The gaming industry has come to expect big things with every new Assassin’s Creed cinematic trailer, but in the case of Assassin’s Creed Unity, it wasn’t the music or action that had fans cheering, but the confirmation that the game would allow four players to assassinate together. The cooperative mode has long been a demand of fans, but after playing it for ourselves, the systems and mechanics at play could offer an even deeper experience than some might think – provided it all runs smoothly.
The developers at Ubisoft were quick to explain that they were just as interested in bringing a cooperative experience to the AC series as fans, but the addition presented some serious questions. The need to redesign all of the game’s systems to fully support online play was a start, but redesigning the game from the ground up was needed for singleplayer as well. The real question was how to integrate co-op into the larger Unity experience and story.
That challenge began with shaping the singleplayer to benefit just as much from co-op as it would from any other form of gameplay. Creative Director Alex Amancio explained to us at a recent preview event that for Unity, the progression of Arno Dorian from an Assassin to Master Assassin is the heart of the experience. And honing his skill alongside his brothers is a fundamental part of his development.
From a high level, it isn’t hard to see how two Assassins tackling a Unity mission will follow the same structure as going it alone. And in our time playing alongside a Ubisoft team member, the experience went mostly how regular players would expect. Laying down cover with smoke bombs, distracting guards, or simply selecting targets and striking in unison scratched the itch that caused players to demand the game mode be supported in the first place.
But what stuck out the most from our time with the mode was the potential that seemed present for players genuinely focused on making the most of the experience. And much of that potential comes from the new gear elements and customization that has been added to Arno’s standard arsenal.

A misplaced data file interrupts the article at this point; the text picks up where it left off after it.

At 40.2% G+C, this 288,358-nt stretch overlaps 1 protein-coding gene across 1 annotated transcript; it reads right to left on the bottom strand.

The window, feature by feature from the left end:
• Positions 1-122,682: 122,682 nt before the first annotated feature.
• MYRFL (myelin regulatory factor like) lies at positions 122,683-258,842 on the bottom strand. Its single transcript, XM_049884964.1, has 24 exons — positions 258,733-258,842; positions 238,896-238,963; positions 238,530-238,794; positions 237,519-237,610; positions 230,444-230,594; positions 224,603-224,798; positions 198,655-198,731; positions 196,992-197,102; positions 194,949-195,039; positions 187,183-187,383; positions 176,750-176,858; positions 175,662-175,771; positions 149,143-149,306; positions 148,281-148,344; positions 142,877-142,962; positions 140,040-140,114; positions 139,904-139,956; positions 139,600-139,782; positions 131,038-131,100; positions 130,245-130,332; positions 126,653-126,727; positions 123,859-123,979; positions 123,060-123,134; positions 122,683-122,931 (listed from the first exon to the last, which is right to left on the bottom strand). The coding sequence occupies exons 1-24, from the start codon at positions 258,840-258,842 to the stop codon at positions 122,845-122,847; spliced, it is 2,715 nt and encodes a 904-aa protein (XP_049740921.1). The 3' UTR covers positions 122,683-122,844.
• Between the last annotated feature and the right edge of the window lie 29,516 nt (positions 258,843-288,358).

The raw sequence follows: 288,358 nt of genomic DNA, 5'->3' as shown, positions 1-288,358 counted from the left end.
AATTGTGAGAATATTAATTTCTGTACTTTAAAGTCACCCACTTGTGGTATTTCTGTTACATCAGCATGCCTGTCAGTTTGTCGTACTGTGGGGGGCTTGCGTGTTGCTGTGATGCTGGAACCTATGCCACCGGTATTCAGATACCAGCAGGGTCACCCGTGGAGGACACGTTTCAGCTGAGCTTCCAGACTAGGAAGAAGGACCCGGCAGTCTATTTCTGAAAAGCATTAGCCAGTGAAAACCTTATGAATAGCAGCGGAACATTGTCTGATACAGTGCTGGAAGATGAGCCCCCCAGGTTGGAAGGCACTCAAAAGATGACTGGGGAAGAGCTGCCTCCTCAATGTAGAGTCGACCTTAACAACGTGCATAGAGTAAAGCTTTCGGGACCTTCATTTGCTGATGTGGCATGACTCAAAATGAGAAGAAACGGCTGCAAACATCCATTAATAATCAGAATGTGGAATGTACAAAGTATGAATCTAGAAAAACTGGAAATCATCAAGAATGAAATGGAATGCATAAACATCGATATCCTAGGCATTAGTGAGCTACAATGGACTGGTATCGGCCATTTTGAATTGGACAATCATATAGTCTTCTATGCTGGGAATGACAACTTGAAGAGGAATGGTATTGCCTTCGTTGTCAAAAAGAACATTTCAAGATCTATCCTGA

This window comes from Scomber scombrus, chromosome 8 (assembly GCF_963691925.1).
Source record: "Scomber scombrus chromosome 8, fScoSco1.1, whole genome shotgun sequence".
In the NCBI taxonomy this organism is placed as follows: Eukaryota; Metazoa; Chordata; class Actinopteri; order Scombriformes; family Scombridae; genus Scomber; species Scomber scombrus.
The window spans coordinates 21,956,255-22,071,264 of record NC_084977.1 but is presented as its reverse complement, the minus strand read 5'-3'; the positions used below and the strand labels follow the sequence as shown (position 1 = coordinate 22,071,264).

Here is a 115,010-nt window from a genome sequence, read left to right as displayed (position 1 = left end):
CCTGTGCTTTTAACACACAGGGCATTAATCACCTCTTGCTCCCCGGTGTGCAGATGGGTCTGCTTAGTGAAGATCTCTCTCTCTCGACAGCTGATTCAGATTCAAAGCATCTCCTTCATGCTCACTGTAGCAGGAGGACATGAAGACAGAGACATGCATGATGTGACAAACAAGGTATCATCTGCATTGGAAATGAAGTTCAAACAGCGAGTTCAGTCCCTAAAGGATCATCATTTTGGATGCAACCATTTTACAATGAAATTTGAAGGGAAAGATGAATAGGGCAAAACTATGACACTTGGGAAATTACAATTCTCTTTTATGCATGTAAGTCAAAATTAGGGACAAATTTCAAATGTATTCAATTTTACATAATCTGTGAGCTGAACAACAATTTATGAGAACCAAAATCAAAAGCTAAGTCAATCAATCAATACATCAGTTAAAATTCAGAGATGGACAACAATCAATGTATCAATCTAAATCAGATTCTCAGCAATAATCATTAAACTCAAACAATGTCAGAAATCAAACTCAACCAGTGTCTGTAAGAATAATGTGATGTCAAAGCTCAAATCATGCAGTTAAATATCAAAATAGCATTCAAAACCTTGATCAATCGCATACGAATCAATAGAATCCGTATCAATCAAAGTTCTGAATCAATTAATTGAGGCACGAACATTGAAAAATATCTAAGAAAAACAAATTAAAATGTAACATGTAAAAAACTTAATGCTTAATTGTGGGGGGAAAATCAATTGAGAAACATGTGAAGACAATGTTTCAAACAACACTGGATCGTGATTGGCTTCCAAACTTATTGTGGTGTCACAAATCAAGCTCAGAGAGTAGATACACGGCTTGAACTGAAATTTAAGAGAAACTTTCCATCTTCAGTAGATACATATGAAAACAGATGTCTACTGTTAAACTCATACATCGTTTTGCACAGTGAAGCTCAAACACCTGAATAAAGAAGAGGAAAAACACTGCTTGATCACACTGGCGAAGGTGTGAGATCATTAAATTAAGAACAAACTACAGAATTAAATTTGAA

For the first time, players will be able to genuinely customize their equipment, clothing, armor and weapons to specialize in one area of combat over another. Whether it’s a hood that allows players to disappear into a crowd faster, boots that lessen damage from a fall, or armor that slows in favor of durability, players now have the chance to essentially craft their class to attack a mission in unison.
The developers explains that each piece of equipment is designed to be a trade-off, meaning players will have to choose whether to attract and absorb damage, or evade it for fear of being crippled in a single blow. Unfortunately, our time with the game did not afford the opportunity to see different loadouts in action, but the fundamentals for RPG-esque specialization is there.
Those concerned that stepping into a cooperative mission alongside a horde of other Arno Dorians would break the story experience can also rest easy, as Amancio explained how the developers approached the problem – while still preserving a consistent Arno-focused narrative:
“Arno is the anchor. We only keep… you see your friends’ unique gear. You want to be able to say ‘where did you get the cool hood,’ or whatever. But then we just replace their faces, we have a database of generic Assassin faces. From your perspective, it’s a Brotherhood mission that Arno is on. Just from everyone’s perspective, they were Arno, and the others were just other Assassins. The only reason we keep the gear is because we think it’s important to be able to point out a sword and say: ‘Dude, that is an awesome sword – where did you get that?’ And say it’s this or that mission.”
Even casual gamers will recognize the signs of MMO or RPG-focused games in Amancio’s comments, and the comparison is a telling one. It remains to be seen just how the content and equipment will be spread throughout the game, but provided it isn’t concealed behind pay walls or retailer exclusives, players may spend more time competing with their friends than they do taking part in the French Revolution.
It has to be mentioned that our particular mission was plagued by a number of technical glitches, ranging from becoming stuck in level geometry (to be expected from a pre-release build), to characters and animations between our own game and that of our co-op partner being clearly out of sync. It’s a compliment to say that the problems didn’t overrule our interest in spending more time with the mode, but we would hope that these issues aren’t to be expected once the game is released to a wider audience.
Ubisoft Montreal hasn’t sought to reinvent the wheel for co-op alone, instead using the mode to exhibit the same improvements or refinements to be found in the singleplayer game. The fact that making such a distinction between the two seems to be a false separation is the cooperative element’s most interesting feature. Just how many players will embrace it as another path to progression – and if it can deliver on its RPG potential – is something we’re curious to see.
Stay tuned for more details on Assassin’s Creed Unity in the coming days, and feel free to ask us any questions you may have in the comments below.
Assassin’s Creed Unity releases October 28, 2014 for PC, PS4, and Xbox One.
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